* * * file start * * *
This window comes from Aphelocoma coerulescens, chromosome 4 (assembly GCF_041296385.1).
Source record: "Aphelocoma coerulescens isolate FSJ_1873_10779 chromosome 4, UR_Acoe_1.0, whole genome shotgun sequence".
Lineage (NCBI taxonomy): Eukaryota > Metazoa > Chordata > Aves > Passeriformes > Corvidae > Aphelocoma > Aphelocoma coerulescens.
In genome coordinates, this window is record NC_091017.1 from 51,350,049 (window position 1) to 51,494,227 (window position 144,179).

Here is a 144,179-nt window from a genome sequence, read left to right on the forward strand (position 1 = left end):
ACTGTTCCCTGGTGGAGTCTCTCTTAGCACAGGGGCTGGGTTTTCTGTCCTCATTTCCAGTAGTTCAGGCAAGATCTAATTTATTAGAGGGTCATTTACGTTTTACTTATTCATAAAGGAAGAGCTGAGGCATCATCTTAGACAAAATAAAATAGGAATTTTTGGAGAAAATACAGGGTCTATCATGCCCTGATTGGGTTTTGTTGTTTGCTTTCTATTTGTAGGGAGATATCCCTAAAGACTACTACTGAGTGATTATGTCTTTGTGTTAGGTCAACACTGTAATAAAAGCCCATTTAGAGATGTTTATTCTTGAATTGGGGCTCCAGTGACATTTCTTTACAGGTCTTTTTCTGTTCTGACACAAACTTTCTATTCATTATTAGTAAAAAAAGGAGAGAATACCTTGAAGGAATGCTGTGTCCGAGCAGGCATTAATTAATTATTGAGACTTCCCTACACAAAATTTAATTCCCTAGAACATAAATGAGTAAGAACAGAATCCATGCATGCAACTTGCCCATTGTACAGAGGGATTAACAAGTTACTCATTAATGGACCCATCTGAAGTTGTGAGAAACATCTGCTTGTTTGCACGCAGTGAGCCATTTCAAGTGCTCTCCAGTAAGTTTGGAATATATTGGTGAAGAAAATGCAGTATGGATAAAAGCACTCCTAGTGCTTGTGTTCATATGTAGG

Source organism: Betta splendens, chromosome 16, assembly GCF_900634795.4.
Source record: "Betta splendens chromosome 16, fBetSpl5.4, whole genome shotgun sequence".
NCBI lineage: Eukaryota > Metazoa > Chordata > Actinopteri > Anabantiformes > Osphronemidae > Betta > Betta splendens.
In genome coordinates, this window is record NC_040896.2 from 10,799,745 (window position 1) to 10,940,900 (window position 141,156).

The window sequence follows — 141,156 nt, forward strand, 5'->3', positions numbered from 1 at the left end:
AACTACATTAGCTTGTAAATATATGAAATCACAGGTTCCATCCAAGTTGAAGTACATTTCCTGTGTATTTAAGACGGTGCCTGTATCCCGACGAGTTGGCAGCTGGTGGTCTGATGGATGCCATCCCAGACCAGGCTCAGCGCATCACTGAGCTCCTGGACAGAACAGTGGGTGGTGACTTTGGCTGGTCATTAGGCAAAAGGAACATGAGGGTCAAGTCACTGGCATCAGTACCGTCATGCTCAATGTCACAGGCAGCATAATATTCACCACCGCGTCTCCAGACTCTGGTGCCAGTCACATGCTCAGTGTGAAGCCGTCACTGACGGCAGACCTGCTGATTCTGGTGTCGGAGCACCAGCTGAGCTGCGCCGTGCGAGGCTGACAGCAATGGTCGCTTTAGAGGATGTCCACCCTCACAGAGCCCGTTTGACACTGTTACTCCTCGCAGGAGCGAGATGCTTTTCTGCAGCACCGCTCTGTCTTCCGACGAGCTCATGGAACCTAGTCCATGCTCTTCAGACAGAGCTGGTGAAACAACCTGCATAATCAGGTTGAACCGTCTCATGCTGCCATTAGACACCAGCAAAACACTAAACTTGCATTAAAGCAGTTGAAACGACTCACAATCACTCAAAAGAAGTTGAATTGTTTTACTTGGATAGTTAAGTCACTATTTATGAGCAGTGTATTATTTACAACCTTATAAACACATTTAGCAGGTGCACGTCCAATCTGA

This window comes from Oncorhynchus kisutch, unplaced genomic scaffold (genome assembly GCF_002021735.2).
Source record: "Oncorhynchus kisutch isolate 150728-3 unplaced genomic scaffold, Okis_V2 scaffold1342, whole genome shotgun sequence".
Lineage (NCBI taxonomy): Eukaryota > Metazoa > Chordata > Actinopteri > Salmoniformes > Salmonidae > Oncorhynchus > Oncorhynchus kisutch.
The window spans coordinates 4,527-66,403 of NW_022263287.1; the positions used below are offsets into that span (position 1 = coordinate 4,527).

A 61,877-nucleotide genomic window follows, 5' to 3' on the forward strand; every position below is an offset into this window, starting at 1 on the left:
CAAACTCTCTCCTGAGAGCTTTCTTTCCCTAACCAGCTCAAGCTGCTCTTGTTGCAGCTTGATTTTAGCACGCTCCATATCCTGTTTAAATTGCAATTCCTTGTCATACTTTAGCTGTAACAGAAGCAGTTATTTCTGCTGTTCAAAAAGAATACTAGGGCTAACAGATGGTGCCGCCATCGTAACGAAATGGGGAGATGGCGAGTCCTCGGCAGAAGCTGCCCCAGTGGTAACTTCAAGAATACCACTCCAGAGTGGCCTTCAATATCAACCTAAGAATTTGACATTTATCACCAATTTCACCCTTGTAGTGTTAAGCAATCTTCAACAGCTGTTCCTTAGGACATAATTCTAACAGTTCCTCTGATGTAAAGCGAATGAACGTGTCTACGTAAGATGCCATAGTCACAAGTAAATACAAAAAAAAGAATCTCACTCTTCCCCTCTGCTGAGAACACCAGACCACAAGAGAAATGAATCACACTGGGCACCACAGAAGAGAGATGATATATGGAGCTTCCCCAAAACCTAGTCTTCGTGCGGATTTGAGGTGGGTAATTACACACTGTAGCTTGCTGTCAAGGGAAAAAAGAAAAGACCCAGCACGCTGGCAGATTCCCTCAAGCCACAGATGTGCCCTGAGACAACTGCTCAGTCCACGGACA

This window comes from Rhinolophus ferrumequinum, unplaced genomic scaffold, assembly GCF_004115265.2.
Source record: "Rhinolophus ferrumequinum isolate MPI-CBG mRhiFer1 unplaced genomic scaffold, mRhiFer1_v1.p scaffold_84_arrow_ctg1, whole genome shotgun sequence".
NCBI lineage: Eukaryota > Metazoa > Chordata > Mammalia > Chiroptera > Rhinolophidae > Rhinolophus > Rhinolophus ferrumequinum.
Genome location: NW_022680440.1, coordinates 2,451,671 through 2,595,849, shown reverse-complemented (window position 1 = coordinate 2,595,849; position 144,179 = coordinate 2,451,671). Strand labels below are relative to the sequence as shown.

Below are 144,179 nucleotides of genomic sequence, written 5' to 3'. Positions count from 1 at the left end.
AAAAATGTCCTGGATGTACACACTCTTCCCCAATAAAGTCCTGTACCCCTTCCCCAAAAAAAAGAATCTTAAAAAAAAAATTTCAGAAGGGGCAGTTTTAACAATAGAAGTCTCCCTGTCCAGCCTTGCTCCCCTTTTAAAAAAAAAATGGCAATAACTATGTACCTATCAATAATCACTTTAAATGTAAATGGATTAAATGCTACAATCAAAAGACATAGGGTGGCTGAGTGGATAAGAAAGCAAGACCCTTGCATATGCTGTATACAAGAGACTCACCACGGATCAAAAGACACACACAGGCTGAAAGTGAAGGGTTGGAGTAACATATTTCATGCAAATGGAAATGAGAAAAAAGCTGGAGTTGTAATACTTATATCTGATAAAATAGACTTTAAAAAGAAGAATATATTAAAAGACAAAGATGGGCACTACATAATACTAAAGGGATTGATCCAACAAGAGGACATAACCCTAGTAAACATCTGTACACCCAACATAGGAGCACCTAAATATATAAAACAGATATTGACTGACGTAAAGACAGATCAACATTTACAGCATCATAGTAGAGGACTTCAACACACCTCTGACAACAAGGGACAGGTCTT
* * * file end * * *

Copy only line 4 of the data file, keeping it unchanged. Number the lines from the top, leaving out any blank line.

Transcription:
In genome coordinates, this window is record NC_091017.1 from 51,350,049 (window position 1) to 51,494,227 (window position 144,179).